A special feature of the Koodankulam design is the provision of a Passive Cooling System for the nuclear reactor core. The water cooling the reactor transfers its heat to the water in the steam generators. Normally, steam is produced in the steam generators which then drives the turbine generator and produces electricity. After doing work in the turbine, steam condenses into water in the condenser and is pumped back to the steam generator. In an abnormal situation when no power is available to drive these pumps, the hot water in the steam generator flows up to an air-cooled heat exchanger located at a high level on the outside of the reactor building. Due to the height difference the hot water rises up and cold water flows down to the steam generator. This is called the thermo siphon effect and does not need a pump. This feature was incorporated in the Koodankulam design at the specific instance of India. Koodankulam reactors are the first such reactors to have this passive cooling feature.

The word ‘thermo-siphon’ came into nucleocrat’s dictionary following the fire at Narora in 1993. An alert and characteristically unrecognized shift supervisor used the first fire brigades that came to put out that fire, to instead cool the reactors. The station did not have any electrical power for 17 hours although it too had, as usual, many redundant safety systems, they all had their electrical wiring in one place and that got burnt first leaving all these various diesel operated safety systems like spectators at a cricket match mourning from the boundary. However, since then, Indian nucleocrats have been crowing about the thermo-siphon effect. This may indeed be a good feature, but I wonder why one does not hear about the Russians incorporating this wonderful feature in their other reactors at home and abroad.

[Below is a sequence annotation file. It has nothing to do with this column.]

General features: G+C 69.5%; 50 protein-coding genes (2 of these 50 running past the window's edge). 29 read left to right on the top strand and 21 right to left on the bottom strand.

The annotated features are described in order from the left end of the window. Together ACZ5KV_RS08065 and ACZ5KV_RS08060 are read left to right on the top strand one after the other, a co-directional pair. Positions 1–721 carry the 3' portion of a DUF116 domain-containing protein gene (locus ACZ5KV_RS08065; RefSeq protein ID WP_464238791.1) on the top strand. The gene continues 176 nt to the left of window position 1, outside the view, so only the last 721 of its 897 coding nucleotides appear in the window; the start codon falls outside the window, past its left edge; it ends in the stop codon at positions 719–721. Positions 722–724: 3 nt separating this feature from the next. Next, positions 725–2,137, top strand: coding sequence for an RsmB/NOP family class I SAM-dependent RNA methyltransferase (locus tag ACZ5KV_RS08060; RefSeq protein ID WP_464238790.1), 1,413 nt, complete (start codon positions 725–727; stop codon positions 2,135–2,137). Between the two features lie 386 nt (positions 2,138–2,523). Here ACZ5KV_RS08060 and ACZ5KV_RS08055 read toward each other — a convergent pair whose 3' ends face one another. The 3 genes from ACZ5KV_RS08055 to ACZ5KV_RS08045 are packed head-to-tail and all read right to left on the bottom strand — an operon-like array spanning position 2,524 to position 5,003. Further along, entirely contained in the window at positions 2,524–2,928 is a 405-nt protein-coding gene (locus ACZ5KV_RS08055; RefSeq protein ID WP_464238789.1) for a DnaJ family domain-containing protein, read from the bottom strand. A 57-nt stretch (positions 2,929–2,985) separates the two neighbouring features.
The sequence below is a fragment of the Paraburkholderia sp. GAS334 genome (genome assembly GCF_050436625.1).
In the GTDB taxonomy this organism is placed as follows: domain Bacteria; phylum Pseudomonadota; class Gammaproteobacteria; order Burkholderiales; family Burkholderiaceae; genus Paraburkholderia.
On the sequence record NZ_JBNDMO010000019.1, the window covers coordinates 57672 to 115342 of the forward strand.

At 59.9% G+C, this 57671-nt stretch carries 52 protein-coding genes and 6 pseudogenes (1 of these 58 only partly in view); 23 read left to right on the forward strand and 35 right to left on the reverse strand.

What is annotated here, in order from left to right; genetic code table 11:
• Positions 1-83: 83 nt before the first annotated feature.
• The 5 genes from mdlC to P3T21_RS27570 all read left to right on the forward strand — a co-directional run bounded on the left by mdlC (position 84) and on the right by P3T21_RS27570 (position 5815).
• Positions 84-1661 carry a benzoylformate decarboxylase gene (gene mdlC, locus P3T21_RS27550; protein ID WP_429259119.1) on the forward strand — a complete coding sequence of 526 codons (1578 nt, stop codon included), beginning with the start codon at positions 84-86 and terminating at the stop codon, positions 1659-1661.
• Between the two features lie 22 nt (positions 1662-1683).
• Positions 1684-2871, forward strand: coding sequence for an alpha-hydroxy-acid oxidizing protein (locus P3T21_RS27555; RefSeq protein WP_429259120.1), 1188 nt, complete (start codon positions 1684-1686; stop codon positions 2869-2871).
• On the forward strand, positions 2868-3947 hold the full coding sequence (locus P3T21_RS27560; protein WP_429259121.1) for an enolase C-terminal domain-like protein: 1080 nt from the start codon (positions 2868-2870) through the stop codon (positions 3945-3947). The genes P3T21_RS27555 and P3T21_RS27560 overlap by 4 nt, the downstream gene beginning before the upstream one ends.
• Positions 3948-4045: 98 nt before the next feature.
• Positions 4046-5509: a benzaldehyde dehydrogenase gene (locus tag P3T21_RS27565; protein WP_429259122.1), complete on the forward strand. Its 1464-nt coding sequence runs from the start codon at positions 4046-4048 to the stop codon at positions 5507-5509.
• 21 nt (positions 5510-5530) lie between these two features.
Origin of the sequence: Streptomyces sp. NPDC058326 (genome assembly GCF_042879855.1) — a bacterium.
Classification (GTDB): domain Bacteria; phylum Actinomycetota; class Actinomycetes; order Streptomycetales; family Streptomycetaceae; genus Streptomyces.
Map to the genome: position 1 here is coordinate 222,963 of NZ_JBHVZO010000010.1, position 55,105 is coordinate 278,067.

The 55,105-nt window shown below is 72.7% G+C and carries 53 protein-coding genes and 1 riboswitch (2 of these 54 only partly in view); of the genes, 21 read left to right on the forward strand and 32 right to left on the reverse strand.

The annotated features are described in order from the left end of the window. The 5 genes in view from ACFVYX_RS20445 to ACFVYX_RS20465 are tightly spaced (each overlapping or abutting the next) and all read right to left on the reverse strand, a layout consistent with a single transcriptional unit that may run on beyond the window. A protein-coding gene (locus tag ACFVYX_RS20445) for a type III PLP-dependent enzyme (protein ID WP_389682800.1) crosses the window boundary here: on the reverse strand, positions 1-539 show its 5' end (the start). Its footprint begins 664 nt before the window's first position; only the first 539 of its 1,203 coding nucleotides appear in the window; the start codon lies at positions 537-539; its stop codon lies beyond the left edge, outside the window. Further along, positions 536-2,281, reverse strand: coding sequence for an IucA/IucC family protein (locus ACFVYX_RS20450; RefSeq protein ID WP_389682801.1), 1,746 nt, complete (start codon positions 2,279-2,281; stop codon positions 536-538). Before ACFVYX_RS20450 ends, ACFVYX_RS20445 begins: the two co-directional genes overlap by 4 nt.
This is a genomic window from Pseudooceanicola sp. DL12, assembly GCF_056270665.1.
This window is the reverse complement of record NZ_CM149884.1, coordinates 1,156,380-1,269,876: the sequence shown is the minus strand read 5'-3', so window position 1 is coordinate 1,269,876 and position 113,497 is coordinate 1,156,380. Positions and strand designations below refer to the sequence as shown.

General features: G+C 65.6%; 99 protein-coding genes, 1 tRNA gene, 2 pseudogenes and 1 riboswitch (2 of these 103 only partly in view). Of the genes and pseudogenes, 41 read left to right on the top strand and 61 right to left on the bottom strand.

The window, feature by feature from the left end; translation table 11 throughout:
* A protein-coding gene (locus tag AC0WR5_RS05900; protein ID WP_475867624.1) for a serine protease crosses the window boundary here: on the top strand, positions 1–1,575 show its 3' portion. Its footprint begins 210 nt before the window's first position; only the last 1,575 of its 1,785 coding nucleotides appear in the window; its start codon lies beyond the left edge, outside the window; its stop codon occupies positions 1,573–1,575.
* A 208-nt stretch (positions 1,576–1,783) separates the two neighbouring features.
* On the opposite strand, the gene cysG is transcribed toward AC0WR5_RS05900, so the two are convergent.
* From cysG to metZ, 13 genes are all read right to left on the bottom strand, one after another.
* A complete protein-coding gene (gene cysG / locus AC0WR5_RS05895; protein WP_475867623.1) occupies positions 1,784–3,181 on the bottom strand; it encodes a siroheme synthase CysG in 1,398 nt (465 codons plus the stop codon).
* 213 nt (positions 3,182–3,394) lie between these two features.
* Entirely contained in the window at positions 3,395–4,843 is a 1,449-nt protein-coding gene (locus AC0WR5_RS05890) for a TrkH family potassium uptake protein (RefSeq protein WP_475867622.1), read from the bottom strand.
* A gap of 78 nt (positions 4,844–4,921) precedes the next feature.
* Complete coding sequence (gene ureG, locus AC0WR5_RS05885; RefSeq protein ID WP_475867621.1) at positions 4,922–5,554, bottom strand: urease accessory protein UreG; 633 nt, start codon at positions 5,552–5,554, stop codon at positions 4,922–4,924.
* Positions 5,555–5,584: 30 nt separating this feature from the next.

A further feature in the Koodankulam design is called a ‘core catcher’. In the event of an accident and the molten nuclear fuel were to breach the reactor pressure vessel, it falls on to a matrix containing a large amount of neutron absorbing substances (such as boron). On mixing with this material, the nuclear fuel is rendered incapable of starting a nuclear chain reaction. Only the latest design provide for this safety back up system.

Just to remind ourselves: according to nuclear authorities themselves, the Fukushima reactors had shut down automatically following the earthquake long before the tsunami arrived to cause such havoc. Even after this safe shutdown, the reactors exploded and continue to spew radioactive poisons even seven months after the event. The core catcher feature that Dr Srinivasan extols is a feature to ‘hopefully’ prevent a “China Syndrome” or dare I call it the “America syndrome” of our own. To put it crudely, this feature will perhaps save, other parts of Tamilnadu and Kerala and Sri Lanka when we have already kissed goodbye to Kanyakumari, Tirunelvelli, and Tiruchendur districts.